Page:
The present study examined consumer satisfaction with services provided in a Psychiatric Walk-In Clinic in order to determine not only general levels of satisfaction but also whether or not differences in satisfaction exist between different user groups. Although levels of reported satisfaction were generally high, group psychotherapy patients reported being significantly less satisfied than patients who had been assessed at the clinic or who were in individual psychotherapy. None of the demographic variables including previous psychiatric experience, diagnosis and patient visits were related to satisfaction. These data were discussed in terms of program development.
PubMed ID
6839265 View in PubMed
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Patient personality and time-limited group psychotherapy for complicated grief.

https://arctichealth.org/en/permalink/ahliterature193089
Source
Int J Group Psychother. 2001 Oct;51(4):525-52
Publication Type
Article
Date
Oct-2001
Author
W E Piper
M. McCallum
A S Joyce
J S Rosie
J S Ogrodniczuk
Author Affiliation
Department of Psychiatry, University of British Columbia.
Source
Int J Group Psychother. 2001 Oct;51(4):525-52
Date
Oct-2001
Language
English
Publication Type
Article
Keywords
Adjustment Disorders - diagnosis - therapy
Adult
Aged
Alberta
Analysis of Variance
Female
Grief
Humans
Male
Middle Aged
Patient Selection
Personality
Psychotherapy, Brief - methods
Psychotherapy, Group - methods
Regression Analysis
Treatment Outcome
Abstract
We used a randomized clinical trial to investigate the interaction of two patient personality characteristics (quality of object relations [QOR] and psychological mindedness [PM]) with two forms of time-limited, short-term group therapy (interpretive and supportive) for 139 psychiatric outpatients with complicated grief. Findings differed depending on the outcome variable (e.g., grief symptoms, general symptoms) and the statistical criterion (e.g., statistical significance, clinical significance, magnitude of effect). Patients in both therapies improved. For grief symptoms, a significant interaction effect was found for QOR. High-QOR patients improved more in interpretive therapy and low-QOR patients improved more in supportive therapy. A main effect was found for PM. High-PM patients improved more in both therapies. For general symptoms, clinical significance favored interpretive therapy over supportive therapy. Clinical implications concerning patient-treatment matching are discussed.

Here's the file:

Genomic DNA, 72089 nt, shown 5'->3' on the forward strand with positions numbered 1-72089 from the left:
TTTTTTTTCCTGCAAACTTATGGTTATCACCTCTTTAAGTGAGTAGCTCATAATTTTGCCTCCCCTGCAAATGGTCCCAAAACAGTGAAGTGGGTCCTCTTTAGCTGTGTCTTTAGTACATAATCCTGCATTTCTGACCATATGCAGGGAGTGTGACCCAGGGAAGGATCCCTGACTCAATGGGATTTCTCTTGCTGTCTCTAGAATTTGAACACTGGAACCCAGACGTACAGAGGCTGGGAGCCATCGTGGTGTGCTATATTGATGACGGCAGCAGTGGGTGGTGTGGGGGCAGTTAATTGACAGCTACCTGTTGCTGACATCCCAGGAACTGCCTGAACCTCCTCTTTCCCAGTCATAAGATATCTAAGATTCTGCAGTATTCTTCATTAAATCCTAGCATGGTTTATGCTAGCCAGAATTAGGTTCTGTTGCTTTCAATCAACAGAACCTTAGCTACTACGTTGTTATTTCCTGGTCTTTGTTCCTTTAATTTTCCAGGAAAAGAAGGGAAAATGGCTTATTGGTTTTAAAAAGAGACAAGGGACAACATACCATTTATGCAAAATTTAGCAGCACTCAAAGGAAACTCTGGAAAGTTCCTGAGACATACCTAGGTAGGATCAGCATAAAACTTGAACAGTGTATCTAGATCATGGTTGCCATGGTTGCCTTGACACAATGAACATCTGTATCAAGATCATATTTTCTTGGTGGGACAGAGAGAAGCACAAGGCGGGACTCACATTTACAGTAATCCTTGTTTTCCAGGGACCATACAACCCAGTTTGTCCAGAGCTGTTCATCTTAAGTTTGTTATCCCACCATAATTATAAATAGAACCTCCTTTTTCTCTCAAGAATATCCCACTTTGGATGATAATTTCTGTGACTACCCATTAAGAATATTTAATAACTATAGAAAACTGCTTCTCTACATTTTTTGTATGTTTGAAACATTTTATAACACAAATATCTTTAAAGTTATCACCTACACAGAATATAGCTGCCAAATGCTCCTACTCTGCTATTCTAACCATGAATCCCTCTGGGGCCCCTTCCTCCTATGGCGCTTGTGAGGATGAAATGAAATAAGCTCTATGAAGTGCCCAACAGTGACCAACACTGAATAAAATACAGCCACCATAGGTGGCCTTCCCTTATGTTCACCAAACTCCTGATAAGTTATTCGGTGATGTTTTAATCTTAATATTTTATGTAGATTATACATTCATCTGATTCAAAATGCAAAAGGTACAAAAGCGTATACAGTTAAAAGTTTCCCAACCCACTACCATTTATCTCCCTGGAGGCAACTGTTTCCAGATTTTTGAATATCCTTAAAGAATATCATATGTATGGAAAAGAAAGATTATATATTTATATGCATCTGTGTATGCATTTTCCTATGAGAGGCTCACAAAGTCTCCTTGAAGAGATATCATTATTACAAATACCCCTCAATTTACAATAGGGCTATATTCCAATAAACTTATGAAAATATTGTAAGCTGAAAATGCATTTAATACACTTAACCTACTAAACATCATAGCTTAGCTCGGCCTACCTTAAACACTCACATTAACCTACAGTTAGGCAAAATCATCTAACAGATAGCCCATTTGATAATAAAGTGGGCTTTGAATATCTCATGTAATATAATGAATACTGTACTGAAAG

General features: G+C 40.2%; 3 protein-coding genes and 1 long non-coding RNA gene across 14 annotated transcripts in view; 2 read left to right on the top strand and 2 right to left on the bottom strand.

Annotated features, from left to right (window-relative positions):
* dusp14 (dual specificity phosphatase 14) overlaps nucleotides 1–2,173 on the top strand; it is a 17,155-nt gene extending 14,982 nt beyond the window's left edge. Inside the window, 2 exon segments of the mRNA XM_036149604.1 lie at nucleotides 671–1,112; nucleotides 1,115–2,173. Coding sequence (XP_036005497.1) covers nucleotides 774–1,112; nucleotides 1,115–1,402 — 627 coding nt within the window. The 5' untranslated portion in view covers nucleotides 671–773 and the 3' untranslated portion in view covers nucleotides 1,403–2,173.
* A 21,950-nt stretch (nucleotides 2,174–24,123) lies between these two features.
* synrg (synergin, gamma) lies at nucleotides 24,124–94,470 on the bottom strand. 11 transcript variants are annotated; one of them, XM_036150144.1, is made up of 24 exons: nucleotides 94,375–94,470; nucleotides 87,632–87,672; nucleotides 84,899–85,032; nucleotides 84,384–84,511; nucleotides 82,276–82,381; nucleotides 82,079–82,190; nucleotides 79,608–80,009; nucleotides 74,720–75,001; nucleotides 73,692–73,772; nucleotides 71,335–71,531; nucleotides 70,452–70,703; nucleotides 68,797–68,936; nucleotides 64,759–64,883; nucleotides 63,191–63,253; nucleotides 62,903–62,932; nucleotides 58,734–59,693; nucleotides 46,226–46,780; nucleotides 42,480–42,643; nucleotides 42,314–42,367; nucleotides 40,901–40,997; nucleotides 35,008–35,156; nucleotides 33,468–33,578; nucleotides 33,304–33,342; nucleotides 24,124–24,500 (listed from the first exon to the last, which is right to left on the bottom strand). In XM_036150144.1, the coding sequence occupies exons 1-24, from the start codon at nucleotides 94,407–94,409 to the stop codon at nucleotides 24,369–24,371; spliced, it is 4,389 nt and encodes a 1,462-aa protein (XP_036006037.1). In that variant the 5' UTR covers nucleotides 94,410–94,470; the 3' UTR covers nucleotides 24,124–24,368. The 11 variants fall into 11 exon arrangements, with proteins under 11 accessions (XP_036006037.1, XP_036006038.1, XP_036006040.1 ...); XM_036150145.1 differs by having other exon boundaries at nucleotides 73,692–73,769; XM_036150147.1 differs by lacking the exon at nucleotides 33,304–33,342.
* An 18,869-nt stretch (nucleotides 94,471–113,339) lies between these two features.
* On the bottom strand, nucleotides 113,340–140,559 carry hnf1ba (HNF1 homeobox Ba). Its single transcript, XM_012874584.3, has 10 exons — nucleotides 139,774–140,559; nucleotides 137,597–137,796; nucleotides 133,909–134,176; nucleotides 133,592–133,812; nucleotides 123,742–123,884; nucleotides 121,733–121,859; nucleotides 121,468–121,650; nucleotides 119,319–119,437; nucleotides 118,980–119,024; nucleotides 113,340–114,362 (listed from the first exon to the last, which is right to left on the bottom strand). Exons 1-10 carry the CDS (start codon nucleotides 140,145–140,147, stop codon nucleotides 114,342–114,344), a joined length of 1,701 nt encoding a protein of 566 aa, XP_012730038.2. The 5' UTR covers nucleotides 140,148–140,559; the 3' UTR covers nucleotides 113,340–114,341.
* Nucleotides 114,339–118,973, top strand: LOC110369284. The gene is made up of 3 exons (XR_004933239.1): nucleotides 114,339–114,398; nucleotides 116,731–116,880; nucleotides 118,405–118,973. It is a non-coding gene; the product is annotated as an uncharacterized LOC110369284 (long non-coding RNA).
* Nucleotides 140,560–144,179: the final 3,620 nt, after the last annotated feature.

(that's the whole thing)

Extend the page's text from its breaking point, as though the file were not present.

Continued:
PubMed ID
11582899 View in PubMed
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Psychodynamic group psychotherapy: impact of group length and therapist professional characteristics on development of therapeutic alliance.

https://arctichealth.org/en/permalink/ahliterature134066
Source
Clin Psychol Psychother. 2012 Sep;19(5):420-33
Publication Type
Article
Date
Sep-2012
Author
Steinar Lorentzen
Jan Vegard Bakali
Anne Grete Hersoug
Knut A Hagtvet
Torleif Ruud
Per Høglend
Author Affiliation
Institute of Clinical Medicine, University of Oslo, Oslo, Norway. steinar.lorentzen@medisin.uio.no
Source
Clin Psychol Psychother. 2012 Sep;19(5):420-33
Date
Sep-2012
Language
English
Publication Type
Article
Keywords
Adult
Factor Analysis, Statistical
Female
Humans
Linear Models
Male
Middle Aged
Models, Psychological
Norway
Professional-Patient Relations
Psychotherapeutic Processes
Psychotherapy - education - methods